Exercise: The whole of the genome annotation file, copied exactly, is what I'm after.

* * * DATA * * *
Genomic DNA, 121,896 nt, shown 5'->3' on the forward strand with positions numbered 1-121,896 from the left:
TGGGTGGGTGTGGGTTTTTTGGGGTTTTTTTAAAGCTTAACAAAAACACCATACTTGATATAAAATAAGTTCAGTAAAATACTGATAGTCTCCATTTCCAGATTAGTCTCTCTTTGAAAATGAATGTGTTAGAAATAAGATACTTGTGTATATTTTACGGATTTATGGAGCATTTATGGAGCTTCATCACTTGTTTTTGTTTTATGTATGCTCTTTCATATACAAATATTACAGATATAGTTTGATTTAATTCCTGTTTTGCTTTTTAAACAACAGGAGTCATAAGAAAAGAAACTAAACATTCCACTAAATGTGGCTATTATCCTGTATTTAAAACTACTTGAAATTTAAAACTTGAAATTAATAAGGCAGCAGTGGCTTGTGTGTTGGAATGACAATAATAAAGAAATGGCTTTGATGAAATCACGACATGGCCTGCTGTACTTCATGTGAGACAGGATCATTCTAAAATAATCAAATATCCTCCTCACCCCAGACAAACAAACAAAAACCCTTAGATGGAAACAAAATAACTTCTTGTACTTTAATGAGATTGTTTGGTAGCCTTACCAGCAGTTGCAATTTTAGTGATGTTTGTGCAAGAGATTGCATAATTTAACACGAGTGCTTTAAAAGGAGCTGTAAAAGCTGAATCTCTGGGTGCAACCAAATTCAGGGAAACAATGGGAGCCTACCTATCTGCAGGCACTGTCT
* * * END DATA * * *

Genomic DNA, 121,896 nt, shown 5'->3' on the forward strand with positions numbered 1-121,896 from the left:
TGGGTGGGTGTGGGTTTTTTGGGGTTTTTTTAAAGCTTAACAAAAACACCATACTTGATATAAAATAAGTTCAGTAAAATACTGATAGTCTCCATTTCCAGATTAGTCTCTCTTTGAAAATGAATGTGTTAGAAATAAGATACTTGTGTATATTTTACGGATTTATGGAGCATTTATGGAGCTTCATCACTTGTTTTTGTTTTATGTATGCTCTTTCATATACAAATATTACAGATATAGTTTGATTTAATTCCTGTTTTGCTTTTTAAACAACAGGAGTCATAAGAAAAGAAACTAAACATTCCACTAAATGTGGCTATTATCCTGTATTTAAAACTACTTGAAATTTAAAACTTGAAATTAATAAGGCAGCAGTGGCTTGTGTGTTGGAATGACAATAATAAAGAAATGGCTTTGATGAAATCACGACATGGCCTGCTGTACTTCATGTGAGACAGGATCATTCTAAAATAATCAAATATCCTCCTCACCCCAGACAAACAAACAAAAACCCTTAGATGGAAACAAAATAACTTCTTGTACTTTAATGAGATTGTTTGGTAGCCTTACCAGCAGTTGCAATTTTAGTGATGTTTGTGCAAGAGATTGCATAATTTAACACGAGTGCTTTAAAAGGAGCTGTAAAAGCTGAATCTCTGGGTGCAACCAAATTCAGGGAAACAATGGGAGCCTACCTATCTGCAGGCACTGTCT